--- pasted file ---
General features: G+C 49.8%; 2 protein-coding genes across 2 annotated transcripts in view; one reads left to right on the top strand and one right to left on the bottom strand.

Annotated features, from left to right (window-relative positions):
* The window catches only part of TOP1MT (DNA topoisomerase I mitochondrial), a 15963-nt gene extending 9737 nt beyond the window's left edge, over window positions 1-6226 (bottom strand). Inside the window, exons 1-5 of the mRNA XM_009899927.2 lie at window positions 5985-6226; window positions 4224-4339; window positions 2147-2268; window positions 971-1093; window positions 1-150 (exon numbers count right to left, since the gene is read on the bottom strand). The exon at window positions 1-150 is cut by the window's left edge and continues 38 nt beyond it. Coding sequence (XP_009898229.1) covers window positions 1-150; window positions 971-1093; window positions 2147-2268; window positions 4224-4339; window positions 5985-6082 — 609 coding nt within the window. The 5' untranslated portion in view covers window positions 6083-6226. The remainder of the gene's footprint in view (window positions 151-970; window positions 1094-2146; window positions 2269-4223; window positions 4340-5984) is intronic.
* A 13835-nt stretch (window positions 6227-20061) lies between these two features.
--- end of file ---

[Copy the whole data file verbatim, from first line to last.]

General features: G+C 49.8%; 2 protein-coding genes across 2 annotated transcripts in view; one reads left to right on the top strand and one right to left on the bottom strand.

Annotated features, from left to right (window-relative positions):
* The window catches only part of TOP1MT (DNA topoisomerase I mitochondrial), a 15963-nt gene extending 9737 nt beyond the window's left edge, over window positions 1-6226 (bottom strand). Inside the window, exons 1-5 of the mRNA XM_009899927.2 lie at window positions 5985-6226; window positions 4224-4339; window positions 2147-2268; window positions 971-1093; window positions 1-150 (exon numbers count right to left, since the gene is read on the bottom strand). The exon at window positions 1-150 is cut by the window's left edge and continues 38 nt beyond it. Coding sequence (XP_009898229.1) covers window positions 1-150; window positions 971-1093; window positions 2147-2268; window positions 4224-4339; window positions 5985-6082 — 609 coding nt within the window. The 5' untranslated portion in view covers window positions 6083-6226. The remainder of the gene's footprint in view (window positions 151-970; window positions 1094-2146; window positions 2269-4223; window positions 4340-5984) is intronic.
* A 13835-nt stretch (window positions 6227-20061) lies between these two features.